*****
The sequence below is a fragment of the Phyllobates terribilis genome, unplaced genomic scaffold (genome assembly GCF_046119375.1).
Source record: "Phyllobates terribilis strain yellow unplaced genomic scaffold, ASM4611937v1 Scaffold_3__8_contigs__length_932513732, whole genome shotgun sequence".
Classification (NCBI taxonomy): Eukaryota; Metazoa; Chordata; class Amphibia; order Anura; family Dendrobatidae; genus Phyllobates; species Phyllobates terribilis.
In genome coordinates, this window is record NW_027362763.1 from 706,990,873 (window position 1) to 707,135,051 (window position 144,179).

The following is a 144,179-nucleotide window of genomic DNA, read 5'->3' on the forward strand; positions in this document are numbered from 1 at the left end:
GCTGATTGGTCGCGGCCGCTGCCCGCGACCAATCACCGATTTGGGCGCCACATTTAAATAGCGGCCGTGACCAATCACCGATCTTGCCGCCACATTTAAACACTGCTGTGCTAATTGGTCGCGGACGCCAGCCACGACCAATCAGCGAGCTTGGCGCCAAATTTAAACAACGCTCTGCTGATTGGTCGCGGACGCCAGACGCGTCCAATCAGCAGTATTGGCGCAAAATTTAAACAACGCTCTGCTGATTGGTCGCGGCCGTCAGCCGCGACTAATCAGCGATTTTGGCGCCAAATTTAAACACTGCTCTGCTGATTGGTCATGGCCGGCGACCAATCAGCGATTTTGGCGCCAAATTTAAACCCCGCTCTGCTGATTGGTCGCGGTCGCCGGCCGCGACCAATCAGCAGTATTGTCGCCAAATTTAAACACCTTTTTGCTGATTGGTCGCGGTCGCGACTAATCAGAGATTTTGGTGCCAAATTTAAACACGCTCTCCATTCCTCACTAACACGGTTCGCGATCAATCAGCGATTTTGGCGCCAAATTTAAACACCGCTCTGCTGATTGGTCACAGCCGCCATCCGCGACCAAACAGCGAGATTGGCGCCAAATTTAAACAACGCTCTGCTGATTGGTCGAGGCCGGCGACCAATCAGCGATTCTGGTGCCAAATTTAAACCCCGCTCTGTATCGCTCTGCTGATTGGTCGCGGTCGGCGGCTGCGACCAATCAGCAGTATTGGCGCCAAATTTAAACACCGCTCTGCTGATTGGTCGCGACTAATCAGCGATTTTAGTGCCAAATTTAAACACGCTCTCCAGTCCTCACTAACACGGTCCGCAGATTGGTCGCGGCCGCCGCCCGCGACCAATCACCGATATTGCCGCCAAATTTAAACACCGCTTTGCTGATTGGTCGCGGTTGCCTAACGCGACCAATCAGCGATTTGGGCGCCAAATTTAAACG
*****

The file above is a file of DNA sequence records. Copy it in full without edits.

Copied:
The sequence below is a fragment of the Phyllobates terribilis genome, unplaced genomic scaffold (genome assembly GCF_046119375.1).
Source record: "Phyllobates terribilis strain yellow unplaced genomic scaffold, ASM4611937v1 Scaffold_3__8_contigs__length_932513732, whole genome shotgun sequence".
Classification (NCBI taxonomy): Eukaryota; Metazoa; Chordata; class Amphibia; order Anura; family Dendrobatidae; genus Phyllobates; species Phyllobates terribilis.
In genome coordinates, this window is record NW_027362763.1 from 706,990,873 (window position 1) to 707,135,051 (window position 144,179).

The following is a 144,179-nucleotide window of genomic DNA, read 5'->3' on the forward strand; positions in this document are numbered from 1 at the left end:
GCTGATTGGTCGCGGCCGCTGCCCGCGACCAATCACCGATTTGGGCGCCACATTTAAATAGCGGCCGTGACCAATCACCGATCTTGCCGCCACATTTAAACACTGCTGTGCTAATTGGTCGCGGACGCCAGCCACGACCAATCAGCGAGCTTGGCGCCAAATTTAAACAACGCTCTGCTGATTGGTCGCGGACGCCAGACGCGTCCAATCAGCAGTATTGGCGCAAAATTTAAACAACGCTCTGCTGATTGGTCGCGGCCGTCAGCCGCGACTAATCAGCGATTTTGGCGCCAAATTTAAACACTGCTCTGCTGATTGGTCATGGCCGGCGACCAATCAGCGATTTTGGCGCCAAATTTAAACCCCGCTCTGCTGATTGGTCGCGGTCGCCGGCCGCGACCAATCAGCAGTATTGTCGCCAAATTTAAACACCTTTTTGCTGATTGGTCGCGGTCGCGACTAATCAGAGATTTTGGTGCCAAATTTAAACACGCTCTCCATTCCTCACTAACACGGTTCGCGATCAATCAGCGATTTTGGCGCCAAATTTAAACACCGCTCTGCTGATTGGTCACAGCCGCCATCCGCGACCAAACAGCGAGATTGGCGCCAAATTTAAACAACGCTCTGCTGATTGGTCGAGGCCGGCGACCAATCAGCGATTCTGGTGCCAAATTTAAACCCCGCTCTGTATCGCTCTGCTGATTGGTCGCGGTCGGCGGCTGCGACCAATCAGCAGTATTGGCGCCAAATTTAAACACCGCTCTGCTGATTGGTCGCGACTAATCAGCGATTTTAGTGCCAAATTTAAACACGCTCTCCAGTCCTCACTAACACGGTCCGCAGATTGGTCGCGGCCGCCGCCCGCGACCAATCACCGATATTGCCGCCAAATTTAAACACCGCTTTGCTGATTGGTCGCGGTTGCCTAACGCGACCAATCAGCGATTTGGGCGCCAAATTTAAACG